The Art of the Pitch
As this year’s PNWA conference rolls around, and as other wonderful writers’ conferences continue throughout the year, I think it is the perfect time to offer a refresher course on pitching to agents and editors. Over the years, as an editor, I’ve heard hundreds of pitches. Excellent ones, good ones, bad ones, and “please, please stop speaking” ones. Now, you don’t want to find yourself in that last category, so listen up, pitchers, and learn to be an ace so you can nail down a victory and avoid the standard bush league plays (yes, I’m on a baseball bender, so sue me).
So, what is a pitch? Well, it’s a short, face-to-face (ack!) meeting with an agent or editor, lasting around ten minutes. The pitch itself is your whittled-down book description, usually about three or four (sometimes five) lines. And you thought writing a synopsis was tough, eh? But how is this possible, you say? My book is so complex, so layered; I couldn’t possibly describe it in less than twenty sentences. Too bad, so sad, I say back to you. Remember that agents and editors have to pitch every single book they buy to their publishers, marketing team, publicists, fellow editors, book buyers, etc., so if you, the author, can’t hone it down, what chance do they have? And if agents and editors can write their own pitches for dozens of books each year, you can do it for one.
The key to a good pitch meeting is preparation. First of all, know the agent you’re pitching to and his or her agency (or publishing house, in the case of an editor). It’s pretty pointless to pitch to a children’s book agent when you’ve written a dark thriller. So know your genre and do your research. Also, throw out some writers you admire that the agent or editor works with—in other words, be professional and show that you’ve done your homework. It’s a sign of a good business(wo)man.
Secondly, in terms of preparation, don’t show up at the conference and write your pitch the night before, or God forbid, a half hour before the meeting. You want to write, revise, edit, read it aloud, edit, start over, reword, and rework many times in order to get the perfect pitch. And then, once you have the words right, you want to practice reading it. No agent or editor wants someone to read the words in monotone: “This is a book about a girl and I sound like I would rather be anywhere but here and have taken lots of tranquilizers and wish I were dead.” Practice pitching with passion—this is your baby you’re selling. You’re in a business meeting to hawk your product. So sell it! No one will buy something if the seller can’t even muster enthusiasm. Get in there and give it your all. Use inflection in your speech, show excitement—hey, even consider some facial expressions! You want to come across as engaging and excited, but there’s a fine line between this and crazy. So don’t cross it. You don’t want to go so far the other way that you scare an agent and have them fear that you’ll follow them around throughout the conference, jumping out from behind bushes with a psychotic grin, yelling out pitch lines again and again. But the bottom line is: write, condense, rewrite, edit, finalize, and then practice, practice, practice. Then practice again.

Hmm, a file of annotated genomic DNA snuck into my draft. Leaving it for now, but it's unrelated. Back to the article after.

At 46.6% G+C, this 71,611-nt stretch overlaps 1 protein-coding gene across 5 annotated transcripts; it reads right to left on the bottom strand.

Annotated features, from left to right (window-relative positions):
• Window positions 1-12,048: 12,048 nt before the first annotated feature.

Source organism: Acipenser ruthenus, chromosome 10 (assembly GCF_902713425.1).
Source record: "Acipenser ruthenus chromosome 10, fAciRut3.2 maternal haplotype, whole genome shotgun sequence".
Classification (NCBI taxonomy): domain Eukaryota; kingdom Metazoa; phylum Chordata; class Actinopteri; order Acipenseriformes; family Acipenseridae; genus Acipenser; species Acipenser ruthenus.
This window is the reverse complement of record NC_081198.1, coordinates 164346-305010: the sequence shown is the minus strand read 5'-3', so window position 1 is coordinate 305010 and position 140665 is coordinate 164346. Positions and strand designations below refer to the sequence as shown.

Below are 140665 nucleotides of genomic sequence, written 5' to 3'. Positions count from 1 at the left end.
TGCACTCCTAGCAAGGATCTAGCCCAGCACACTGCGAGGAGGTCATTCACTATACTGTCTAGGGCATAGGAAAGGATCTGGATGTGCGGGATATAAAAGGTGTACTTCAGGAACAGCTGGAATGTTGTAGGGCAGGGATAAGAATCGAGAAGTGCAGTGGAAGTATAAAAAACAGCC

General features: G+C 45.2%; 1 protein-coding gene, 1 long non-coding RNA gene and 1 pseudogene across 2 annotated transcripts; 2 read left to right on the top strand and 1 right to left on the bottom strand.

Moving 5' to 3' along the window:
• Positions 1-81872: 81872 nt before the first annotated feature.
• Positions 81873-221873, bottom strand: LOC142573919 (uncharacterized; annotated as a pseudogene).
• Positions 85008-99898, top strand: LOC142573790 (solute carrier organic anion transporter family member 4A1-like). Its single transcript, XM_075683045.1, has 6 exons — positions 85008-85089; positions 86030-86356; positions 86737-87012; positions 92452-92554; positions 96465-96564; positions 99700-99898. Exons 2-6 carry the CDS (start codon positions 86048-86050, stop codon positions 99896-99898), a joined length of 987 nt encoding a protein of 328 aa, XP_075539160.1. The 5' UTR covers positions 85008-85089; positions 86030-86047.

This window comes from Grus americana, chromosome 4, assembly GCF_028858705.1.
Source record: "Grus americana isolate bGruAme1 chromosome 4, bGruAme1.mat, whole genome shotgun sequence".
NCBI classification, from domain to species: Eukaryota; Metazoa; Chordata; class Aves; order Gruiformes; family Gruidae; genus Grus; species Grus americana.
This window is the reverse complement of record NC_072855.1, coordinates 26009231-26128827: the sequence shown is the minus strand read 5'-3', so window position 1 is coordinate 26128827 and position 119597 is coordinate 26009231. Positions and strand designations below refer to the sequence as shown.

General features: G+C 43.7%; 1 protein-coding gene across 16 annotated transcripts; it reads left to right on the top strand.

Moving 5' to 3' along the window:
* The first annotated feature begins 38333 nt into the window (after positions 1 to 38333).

Now about those nerves. Pitching is a nerve-wracking experience. Hell, even editors and agents get a bit anxious at conferences! Trust me, it’s true. You will be much less nervous if you know the pitch like the back of your hand. This is when all of your practice pays off. And please, don’t sit down and say, “Gosh, I’m so nervous.” That is not a good way to begin a professional meeting. Remember that the agent or editor is fine with nervousness, even expects it, but that doesn’t mean it’s wise for you to officially broadcast it.
Oh, and one more thing: bring copies of your synopsis with you, just in case the agent or editor wants more information on the book. You can hand them a nice copy of your short synopsis to take with them. Don’t show up with chapters and packets; but a synopsis on-hand is always a wise idea.
I bet you’re wondering if all of this time and stress is worth it. Well, it definitely is! This is a golden opportunity to meet one-on-one with an agent or editor; you’re putting a face to your name and project; you’re distinguishing yourself and making an impact instead of being buried in a stack of hundreds of queries. Look at a pitch as a big break, an “in” that you wouldn’t usually get simply mailing out query letters. This is why you don’t want to waste this moment. Prepare, practice, and make yourself proud. Your book (and the “pitchee”) will thank you for it. So all you pitchers out there: go out and toe the slab, throw some heat from the hill, and attack the strike zone! Okay, I’m gonna wrap this up before I get tossed from the game for excessive lame attempts at baseball lingo. Good luck out there!
Erin Brown worked as an editor for almost a decade at two major New York publishing houses, William Morrow, a division of HarperCollins, and Thomas Dunne Books, a division of St. Martin’s Press. She’s had her dream job for ten years now, as a freelance editor working directly with writers in order to improve their work (and hopefully find representation and publication!). You can contact her at www.erinedits.com. You can also email her directly at: firstname.lastname@example.org.